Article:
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  Don_t Let Winter Weather Slow You Down
  
 Winter weather can make it very difficult to get around and stay active, but everyone needs to exercise regularly in order to maintain good health. There are many easy and affordable ways to stay fit during cold and snowy winter days. The National Center on Physical Activity and Disability (NCPAD) is an excellent resource for information about health, fitness, and adaptive exercise routines. You can also speak with a certified personal trainer who can help you find a fitness routine that best suits your needs. For more information, go to www.ncpad.org or call 1-800-900-8086 V/TTY.
 
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  Cleaning for a REASON...
  
 hip has learned of a valuable housekeeping resource! A cleaning service provides FREE housecleaning _ once per month for four months _ to any woman undergoing chemotherapy. All she has to do is to sign up and have her doctor fax a note confirming the treatment. Cleaning for a Reason will arrange to have a participating maid service in her zip code area perform the service. This organization serves the entire USA and currently has 547 partners to help these women. Please pass the word that there are people who care and are available and willing to help. www.cleaningforareason.org
 
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  The Lydia Hayes Trailblazer Award to Eileen Goff
  
 Awardee Motto:
Why Not??
Highlights:
1974 _ Designed Shining Lights, to address _leisure time and independent living needs of older adults._ Program became a model throughout the state and was followed by FOCUS, addressing relevant issues of younger adults with vision loss.
1978 _ After _discovering_ cross country skiing, founded Athletics for Blind Leisure Enthusiasts (ABLE), whose year-round outdoor activities included water skiing, swimming, canoeing, hiking, and cross country skiing.
1988 _ Incorporated Heightened Independence & Progress (hip), the first Center for Independent Living established in New Jersey, successor to the program founded in 1980. With the satellite later formed in Hudson, hip is the only agency focusing on the independent living needs of all people with disabilities in Bergen and Hudson Counties and beyond.
1994 _ Founded Multimedia Transcription Service (MTS) to meet the needs of braille readers. Significant producer of braille textbooks for students across the country.
1999 _ Undertook administration of statewide mentoring and skills development programs for high school students with vision loss. Leadership, Education, Advocacy and Determination (LEAD) has benefited hundreds of young people as they prepare for their future.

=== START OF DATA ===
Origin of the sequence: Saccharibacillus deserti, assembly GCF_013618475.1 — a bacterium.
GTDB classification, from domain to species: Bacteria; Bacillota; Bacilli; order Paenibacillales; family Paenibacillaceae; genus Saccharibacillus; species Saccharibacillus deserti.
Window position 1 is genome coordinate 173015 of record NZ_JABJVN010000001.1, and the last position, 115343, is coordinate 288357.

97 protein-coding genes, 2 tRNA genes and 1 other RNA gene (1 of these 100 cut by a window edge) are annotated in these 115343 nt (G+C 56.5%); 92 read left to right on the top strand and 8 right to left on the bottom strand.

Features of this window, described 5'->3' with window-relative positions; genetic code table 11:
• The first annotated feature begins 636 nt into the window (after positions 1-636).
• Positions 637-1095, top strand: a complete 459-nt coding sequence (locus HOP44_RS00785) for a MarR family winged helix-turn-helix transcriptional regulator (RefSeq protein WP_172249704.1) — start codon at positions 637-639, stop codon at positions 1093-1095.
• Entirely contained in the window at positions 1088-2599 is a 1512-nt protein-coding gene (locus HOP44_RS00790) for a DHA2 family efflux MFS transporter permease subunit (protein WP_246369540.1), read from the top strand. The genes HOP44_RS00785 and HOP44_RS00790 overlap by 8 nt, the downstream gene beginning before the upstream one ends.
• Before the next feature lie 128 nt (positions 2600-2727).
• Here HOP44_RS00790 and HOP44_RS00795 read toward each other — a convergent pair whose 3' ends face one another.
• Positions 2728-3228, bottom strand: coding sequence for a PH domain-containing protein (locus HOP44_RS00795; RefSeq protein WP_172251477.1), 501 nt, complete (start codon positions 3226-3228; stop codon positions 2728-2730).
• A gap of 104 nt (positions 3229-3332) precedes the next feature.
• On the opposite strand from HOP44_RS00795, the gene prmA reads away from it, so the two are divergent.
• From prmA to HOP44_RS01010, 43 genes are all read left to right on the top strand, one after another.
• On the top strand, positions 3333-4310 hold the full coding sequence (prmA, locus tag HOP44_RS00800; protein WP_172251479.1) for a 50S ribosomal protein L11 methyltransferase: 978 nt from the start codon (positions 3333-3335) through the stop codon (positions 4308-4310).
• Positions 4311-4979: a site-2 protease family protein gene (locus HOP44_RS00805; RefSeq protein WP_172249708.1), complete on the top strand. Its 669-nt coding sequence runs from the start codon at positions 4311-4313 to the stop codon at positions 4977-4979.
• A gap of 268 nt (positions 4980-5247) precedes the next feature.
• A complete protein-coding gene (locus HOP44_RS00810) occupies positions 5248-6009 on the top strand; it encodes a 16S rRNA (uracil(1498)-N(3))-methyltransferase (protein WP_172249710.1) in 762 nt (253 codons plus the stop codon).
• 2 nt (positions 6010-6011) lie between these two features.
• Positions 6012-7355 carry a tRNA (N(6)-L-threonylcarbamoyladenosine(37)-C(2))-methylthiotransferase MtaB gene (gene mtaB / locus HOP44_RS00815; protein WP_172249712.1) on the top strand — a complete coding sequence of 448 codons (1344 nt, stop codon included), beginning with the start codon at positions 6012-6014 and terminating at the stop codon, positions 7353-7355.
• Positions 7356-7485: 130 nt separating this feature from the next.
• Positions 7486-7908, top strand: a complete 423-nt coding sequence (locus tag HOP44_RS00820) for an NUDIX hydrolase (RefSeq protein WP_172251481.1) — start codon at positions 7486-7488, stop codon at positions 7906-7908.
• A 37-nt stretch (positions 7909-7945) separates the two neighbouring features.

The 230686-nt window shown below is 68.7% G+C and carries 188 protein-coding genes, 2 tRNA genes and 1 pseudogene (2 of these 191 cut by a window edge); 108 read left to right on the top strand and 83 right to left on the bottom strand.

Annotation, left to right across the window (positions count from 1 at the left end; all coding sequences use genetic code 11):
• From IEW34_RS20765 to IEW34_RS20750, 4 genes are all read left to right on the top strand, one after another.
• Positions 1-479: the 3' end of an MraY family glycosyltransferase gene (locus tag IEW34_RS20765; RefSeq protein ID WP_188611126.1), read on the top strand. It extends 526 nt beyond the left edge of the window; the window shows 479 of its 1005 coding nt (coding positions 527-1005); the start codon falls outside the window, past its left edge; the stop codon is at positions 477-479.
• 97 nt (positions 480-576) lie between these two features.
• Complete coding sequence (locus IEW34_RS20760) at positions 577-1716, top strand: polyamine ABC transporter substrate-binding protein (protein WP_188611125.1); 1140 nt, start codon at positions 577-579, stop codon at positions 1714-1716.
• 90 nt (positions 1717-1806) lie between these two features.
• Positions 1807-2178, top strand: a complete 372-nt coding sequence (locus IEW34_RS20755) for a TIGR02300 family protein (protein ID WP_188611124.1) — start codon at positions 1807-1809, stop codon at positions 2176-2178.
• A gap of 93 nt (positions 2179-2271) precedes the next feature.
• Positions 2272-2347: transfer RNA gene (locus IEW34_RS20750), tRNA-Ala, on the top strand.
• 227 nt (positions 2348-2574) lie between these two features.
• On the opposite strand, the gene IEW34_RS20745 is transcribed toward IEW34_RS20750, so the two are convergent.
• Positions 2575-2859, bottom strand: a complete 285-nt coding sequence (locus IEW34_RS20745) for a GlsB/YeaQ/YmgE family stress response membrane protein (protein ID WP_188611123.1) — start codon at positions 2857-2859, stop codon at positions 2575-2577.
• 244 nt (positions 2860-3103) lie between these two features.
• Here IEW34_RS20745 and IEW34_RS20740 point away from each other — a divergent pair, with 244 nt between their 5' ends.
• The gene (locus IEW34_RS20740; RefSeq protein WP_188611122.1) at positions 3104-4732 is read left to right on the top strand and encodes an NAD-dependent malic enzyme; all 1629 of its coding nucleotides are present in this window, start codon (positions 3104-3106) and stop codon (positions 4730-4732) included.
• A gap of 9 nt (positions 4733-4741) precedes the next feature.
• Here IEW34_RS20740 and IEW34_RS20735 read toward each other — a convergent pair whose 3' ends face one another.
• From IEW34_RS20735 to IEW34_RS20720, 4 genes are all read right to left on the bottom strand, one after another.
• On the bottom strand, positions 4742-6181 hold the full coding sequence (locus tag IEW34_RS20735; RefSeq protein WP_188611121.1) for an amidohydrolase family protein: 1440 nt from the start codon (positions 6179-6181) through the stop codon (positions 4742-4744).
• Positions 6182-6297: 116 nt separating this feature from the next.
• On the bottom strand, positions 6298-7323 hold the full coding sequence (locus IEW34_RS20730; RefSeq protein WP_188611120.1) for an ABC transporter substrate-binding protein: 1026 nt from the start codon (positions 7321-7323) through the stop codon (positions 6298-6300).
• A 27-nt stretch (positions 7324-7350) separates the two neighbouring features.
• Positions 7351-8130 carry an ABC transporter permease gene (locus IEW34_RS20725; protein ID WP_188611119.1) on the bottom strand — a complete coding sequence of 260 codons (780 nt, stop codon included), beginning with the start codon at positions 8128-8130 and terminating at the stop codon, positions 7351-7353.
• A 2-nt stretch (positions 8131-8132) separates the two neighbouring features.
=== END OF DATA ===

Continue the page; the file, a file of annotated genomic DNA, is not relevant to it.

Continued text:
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  The Norma Krajczar Technology Award to DeWitt & As
  
 Awardee Motto:
Imagination,
innovation, industry
Highlights:
DeWitt & Associates has served many thousands of blind and low vision individuals for 21 years. Founder John DeWitt attributes his company_s success to the 20 multi-talented, dedicated associates that form the nucleus of the firm.
It began with a dream. While employed at the American Foundation for the Blind, John foresaw that technology, appropriately deployed, would be the future path to independence for blind and visually impaired individuals for school, work, and personal enrichment. He formed DeWitt & Associates in 1989.
NJCBVI engaged DeWitt in 1992 to address the assistive technology needs of its vocational rehabilitation consumers. The program expanded to include students K-12 and older adults not in the vocational stream to enhance their technology skills for all aspects of their lives.
DeWitt has developed widely recognized training techniques and curriculum materials for blindness-related organizations through the US and overseas and is proud to have customers in all 50 states, several Canadian provinces, and nine other countries. The firm partners with many for-profit corporations, making their products increasingly usable. Recently DeWitt was awarded a contract to enable Federal government agencies to use DeWitt training and materials for the benefit of its employees, constituents, and veterans with disabilities.
 
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  Hudson hip Welcomes Amy Giron to Staff
  
 Amy Giron joined the Hudson hip staff as the Community Independent Living Support (CILS) care manager in October. Amy comes to hip with an extensive background in case management. She began her career working with women newly released from prison. She has worked most recently with people who are homeless, with substance abusers, and with a children_s services agency in New York City. She has also built housing and cared for orphaned children in South America.